A profession is a vehicle for the social realization of the creative spirit. Whether the profession be an art, science, or craft, this definition holds. Photography is all of these—science, craft, and art. Photography, now accepted as an art, could be a noble profession.
I spend most of my time looking at the subject. Occasionally I discover just before I am ready to take a photograph that a slight movement of my tripod will result in an entirely different and more compelling photograph. Most of all, I want to get to the core of a subject and reveal what I have found after study and reflection and to this end have selected subjects to which I can return, after studying prints, and photograph again under different lighting conditions, from new angles, and with different exposures.
We all know how the clear vision of essential matters may elude us in the maze of thought. To penetrate the heart of things, slashing through the welter of facts, the divergence of opinions—indeed, the complexities of our entire cultural and individual conditioning—is not lightly accomplished.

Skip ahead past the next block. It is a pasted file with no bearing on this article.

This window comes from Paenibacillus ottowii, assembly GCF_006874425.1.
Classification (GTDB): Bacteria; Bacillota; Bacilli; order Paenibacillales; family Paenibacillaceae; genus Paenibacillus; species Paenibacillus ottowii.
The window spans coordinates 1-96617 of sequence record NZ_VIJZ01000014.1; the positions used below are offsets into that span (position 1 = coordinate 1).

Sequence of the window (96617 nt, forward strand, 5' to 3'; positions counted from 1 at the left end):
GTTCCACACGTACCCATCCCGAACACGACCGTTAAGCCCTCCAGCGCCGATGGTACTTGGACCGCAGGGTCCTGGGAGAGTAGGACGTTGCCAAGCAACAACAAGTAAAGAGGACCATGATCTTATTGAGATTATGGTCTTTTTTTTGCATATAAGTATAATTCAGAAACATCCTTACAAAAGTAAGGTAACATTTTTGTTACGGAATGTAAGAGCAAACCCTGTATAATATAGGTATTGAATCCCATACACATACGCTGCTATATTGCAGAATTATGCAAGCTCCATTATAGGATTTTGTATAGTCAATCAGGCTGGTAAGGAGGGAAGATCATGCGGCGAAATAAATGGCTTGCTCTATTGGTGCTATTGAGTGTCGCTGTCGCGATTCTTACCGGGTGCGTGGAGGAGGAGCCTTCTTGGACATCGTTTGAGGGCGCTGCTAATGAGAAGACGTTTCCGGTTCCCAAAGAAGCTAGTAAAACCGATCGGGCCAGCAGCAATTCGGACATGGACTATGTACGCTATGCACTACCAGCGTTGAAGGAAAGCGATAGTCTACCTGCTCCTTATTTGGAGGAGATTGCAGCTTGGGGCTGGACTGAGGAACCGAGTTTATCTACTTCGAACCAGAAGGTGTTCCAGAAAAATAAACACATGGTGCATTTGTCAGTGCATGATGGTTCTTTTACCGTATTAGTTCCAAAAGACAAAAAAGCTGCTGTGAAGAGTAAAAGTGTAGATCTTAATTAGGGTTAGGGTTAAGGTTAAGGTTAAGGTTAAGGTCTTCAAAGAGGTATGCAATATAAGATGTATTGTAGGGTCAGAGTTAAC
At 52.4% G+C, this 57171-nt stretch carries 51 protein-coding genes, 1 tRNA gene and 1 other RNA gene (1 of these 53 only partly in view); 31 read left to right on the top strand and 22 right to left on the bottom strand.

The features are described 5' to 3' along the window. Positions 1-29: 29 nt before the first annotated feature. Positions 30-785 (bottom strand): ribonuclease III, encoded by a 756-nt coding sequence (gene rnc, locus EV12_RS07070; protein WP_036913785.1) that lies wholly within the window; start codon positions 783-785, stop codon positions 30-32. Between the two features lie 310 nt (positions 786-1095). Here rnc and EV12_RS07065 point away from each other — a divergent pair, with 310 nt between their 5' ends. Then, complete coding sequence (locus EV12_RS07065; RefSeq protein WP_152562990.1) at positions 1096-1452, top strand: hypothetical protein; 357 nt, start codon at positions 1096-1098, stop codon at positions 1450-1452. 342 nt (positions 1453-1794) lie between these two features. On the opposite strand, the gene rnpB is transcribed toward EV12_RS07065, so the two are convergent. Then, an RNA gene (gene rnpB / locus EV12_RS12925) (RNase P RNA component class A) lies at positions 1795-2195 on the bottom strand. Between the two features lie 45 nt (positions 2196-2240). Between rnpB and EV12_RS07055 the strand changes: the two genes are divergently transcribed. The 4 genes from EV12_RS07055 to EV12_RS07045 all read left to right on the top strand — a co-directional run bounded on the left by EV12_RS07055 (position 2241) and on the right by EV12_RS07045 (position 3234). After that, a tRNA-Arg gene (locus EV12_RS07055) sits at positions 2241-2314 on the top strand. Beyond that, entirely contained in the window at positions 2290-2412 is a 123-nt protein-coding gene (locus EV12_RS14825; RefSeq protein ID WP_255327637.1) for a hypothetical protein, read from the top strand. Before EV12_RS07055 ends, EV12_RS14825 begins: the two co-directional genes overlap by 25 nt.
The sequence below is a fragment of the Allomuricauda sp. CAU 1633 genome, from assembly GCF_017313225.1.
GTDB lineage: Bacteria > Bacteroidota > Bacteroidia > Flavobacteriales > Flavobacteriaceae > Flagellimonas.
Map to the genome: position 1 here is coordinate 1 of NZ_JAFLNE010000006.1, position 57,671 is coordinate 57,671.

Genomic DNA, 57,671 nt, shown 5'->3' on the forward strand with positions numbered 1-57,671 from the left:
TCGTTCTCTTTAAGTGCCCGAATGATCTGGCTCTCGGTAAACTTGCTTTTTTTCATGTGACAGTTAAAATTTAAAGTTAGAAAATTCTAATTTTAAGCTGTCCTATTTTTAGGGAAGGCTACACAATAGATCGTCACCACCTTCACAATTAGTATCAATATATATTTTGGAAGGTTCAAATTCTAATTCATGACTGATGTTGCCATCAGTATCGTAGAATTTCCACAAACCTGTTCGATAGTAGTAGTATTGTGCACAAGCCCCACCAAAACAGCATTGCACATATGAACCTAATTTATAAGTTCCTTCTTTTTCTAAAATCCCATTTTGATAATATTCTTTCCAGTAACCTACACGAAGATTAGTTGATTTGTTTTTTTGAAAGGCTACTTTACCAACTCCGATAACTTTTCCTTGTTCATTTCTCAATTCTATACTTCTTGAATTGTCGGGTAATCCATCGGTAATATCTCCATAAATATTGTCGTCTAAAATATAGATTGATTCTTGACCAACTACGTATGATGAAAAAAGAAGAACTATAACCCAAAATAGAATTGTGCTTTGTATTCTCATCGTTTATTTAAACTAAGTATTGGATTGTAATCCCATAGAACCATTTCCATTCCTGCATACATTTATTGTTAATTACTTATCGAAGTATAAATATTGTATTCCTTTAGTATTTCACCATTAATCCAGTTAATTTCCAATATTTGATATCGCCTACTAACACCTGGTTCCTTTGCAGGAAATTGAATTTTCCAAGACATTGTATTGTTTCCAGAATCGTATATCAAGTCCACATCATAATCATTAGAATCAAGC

Ordinarily, I don't write letters to reviewers. If a man agrees with me—fine. If not—I think nothing I could say in a letter would make him change his point of view. However, since you deemed my book ADVANCED PHOTOGRAPHY important enough to justify a two-page review, and specifically asked for my reaction, I trust you will also grant me, in a forthcoming issue of aperture the space necessary to print my reply.
ANSEL ADAMS is strong exponent of "straight" photography, the "inventor" of the Zone System of exposure/ development controls, and he started the photography department in the California School of Fine Arts. He is a man who believes that a musician can play all the right notes with spirit and magic—but if the piano is out of tune———?